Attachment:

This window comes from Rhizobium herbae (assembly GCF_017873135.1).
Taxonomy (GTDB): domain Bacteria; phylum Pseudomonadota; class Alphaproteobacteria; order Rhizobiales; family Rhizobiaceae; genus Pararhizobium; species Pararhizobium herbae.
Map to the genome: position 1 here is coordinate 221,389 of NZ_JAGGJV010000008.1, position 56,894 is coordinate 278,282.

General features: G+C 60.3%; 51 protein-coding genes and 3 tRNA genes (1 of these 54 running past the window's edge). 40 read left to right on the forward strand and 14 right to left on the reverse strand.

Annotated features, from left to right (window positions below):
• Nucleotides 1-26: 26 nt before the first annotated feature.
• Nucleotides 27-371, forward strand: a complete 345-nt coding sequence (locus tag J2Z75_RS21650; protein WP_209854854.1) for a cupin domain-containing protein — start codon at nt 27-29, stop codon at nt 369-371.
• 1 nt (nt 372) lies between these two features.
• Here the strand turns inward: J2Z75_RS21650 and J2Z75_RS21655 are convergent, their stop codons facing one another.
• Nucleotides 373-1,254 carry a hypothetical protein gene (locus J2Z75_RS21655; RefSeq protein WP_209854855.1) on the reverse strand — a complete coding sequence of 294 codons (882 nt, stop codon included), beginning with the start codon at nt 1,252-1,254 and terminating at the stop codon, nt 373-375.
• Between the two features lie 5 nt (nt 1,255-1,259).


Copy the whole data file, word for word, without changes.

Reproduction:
This window comes from Rhizobium herbae (assembly GCF_017873135.1).
Taxonomy (GTDB): domain Bacteria; phylum Pseudomonadota; class Alphaproteobacteria; order Rhizobiales; family Rhizobiaceae; genus Pararhizobium; species Pararhizobium herbae.
Map to the genome: position 1 here is coordinate 221,389 of NZ_JAGGJV010000008.1, position 56,894 is coordinate 278,282.

General features: G+C 60.3%; 51 protein-coding genes and 3 tRNA genes (1 of these 54 running past the window's edge). 40 read left to right on the forward strand and 14 right to left on the reverse strand.

Annotated features, from left to right (window positions below):
• Nucleotides 1-26: 26 nt before the first annotated feature.
• Nucleotides 27-371, forward strand: a complete 345-nt coding sequence (locus tag J2Z75_RS21650; protein WP_209854854.1) for a cupin domain-containing protein — start codon at nt 27-29, stop codon at nt 369-371.
• 1 nt (nt 372) lies between these two features.
• Here the strand turns inward: J2Z75_RS21650 and J2Z75_RS21655 are convergent, their stop codons facing one another.
• Nucleotides 373-1,254 carry a hypothetical protein gene (locus J2Z75_RS21655; RefSeq protein WP_209854855.1) on the reverse strand — a complete coding sequence of 294 codons (882 nt, stop codon included), beginning with the start codon at nt 1,252-1,254 and terminating at the stop codon, nt 373-375.
• Between the two features lie 5 nt (nt 1,255-1,259).